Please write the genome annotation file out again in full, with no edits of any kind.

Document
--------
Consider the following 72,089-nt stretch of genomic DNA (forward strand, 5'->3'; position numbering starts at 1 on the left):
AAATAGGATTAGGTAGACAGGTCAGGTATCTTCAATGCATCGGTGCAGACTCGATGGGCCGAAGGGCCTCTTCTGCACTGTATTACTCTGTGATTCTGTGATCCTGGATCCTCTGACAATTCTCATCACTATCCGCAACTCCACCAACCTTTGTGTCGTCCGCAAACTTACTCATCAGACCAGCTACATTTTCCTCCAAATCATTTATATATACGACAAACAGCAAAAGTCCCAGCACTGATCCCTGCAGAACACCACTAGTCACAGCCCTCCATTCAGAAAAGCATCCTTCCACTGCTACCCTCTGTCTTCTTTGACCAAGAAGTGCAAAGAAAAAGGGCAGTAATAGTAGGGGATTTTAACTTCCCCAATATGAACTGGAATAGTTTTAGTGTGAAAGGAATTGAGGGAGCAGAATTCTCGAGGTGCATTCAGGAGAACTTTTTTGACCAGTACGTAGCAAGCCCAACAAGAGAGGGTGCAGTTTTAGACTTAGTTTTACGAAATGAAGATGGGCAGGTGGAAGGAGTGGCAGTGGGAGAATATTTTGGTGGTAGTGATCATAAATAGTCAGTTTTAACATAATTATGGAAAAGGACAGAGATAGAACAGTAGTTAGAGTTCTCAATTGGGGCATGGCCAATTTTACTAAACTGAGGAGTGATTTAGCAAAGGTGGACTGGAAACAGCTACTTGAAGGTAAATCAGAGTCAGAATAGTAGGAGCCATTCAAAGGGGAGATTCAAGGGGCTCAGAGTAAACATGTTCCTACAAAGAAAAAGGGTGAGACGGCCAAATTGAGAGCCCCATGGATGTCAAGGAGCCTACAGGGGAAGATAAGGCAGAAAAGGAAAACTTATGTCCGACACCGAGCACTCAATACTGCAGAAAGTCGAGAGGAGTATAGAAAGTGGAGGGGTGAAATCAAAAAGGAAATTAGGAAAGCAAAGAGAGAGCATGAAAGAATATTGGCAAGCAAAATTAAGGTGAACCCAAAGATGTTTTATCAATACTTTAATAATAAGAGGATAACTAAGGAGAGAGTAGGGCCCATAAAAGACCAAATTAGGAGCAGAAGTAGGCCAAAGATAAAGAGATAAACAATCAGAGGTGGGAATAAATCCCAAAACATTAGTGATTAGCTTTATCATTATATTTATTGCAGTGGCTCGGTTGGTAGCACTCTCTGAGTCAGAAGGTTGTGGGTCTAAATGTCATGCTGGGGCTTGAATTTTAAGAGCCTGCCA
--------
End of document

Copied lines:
Consider the following 72,089-nt stretch of genomic DNA (forward strand, 5'->3'; position numbering starts at 1 on the left):
AAATAGGATTAGGTAGACAGGTCAGGTATCTTCAATGCATCGGTGCAGACTCGATGGGCCGAAGGGCCTCTTCTGCACTGTATTACTCTGTGATTCTGTGATCCTGGATCCTCTGACAATTCTCATCACTATCCGCAACTCCACCAACCTTTGTGTCGTCCGCAAACTTACTCATCAGACCAGCTACATTTTCCTCCAAATCATTTATATATACGACAAACAGCAAAAGTCCCAGCACTGATCCCTGCAGAACACCACTAGTCACAGCCCTCCATTCAGAAAAGCATCCTTCCACTGCTACCCTCTGTCTTCTTTGACCAAGAAGTGCAAAGAAAAAGGGCAGTAATAGTAGGGGATTTTAACTTCCCCAATATGAACTGGAATAGTTTTAGTGTGAAAGGAATTGAGGGAGCAGAATTCTCGAGGTGCATTCAGGAGAACTTTTTTGACCAGTACGTAGCAAGCCCAACAAGAGAGGGTGCAGTTTTAGACTTAGTTTTACGAAATGAAGATGGGCAGGTGGAAGGAGTGGCAGTGGGAGAATATTTTGGTGGTAGTGATCATAAATAGTCAGTTTTAACATAATTATGGAAAAGGACAGAGATAGAACAGTAGTTAGAGTTCTCAATTGGGGCATGGCCAATTTTACTAAACTGAGGAGTGATTTAGCAAAGGTGGACTGGAAACAGCTACTTGAAGGTAAATCAGAGTCAGAATAGTAGGAGCCATTCAAAGGGGAGATTCAAGGGGCTCAGAGTAAACATGTTCCTACAAAGAAAAAGGGTGAGACGGCCAAATTGAGAGCCCCATGGATGTCAAGGAGCCTACAGGGGAAGATAAGGCAGAAAAGGAAAACTTATGTCCGACACCGAGCACTCAATACTGCAGAAAGTCGAGAGGAGTATAGAAAGTGGAGGGGTGAAATCAAAAAGGAAATTAGGAAAGCAAAGAGAGAGCATGAAAGAATATTGGCAAGCAAAATTAAGGTGAACCCAAAGATGTTTTATCAATACTTTAATAATAAGAGGATAACTAAGGAGAGAGTAGGGCCCATAAAAGACCAAATTAGGAGCAGAAGTAGGCCAAAGATAAAGAGATAAACAATCAGAGGTGGGAATAAATCCCAAAACATTAGTGATTAGCTTTATCATTATATTTATTGCAGTGGCTCGGTTGGTAGCACTCTCTGAGTCAGAAGGTTGTGGGTCTAAATGTCATGCTGGGGCTTGAATTTTAAGAGCCTGCCA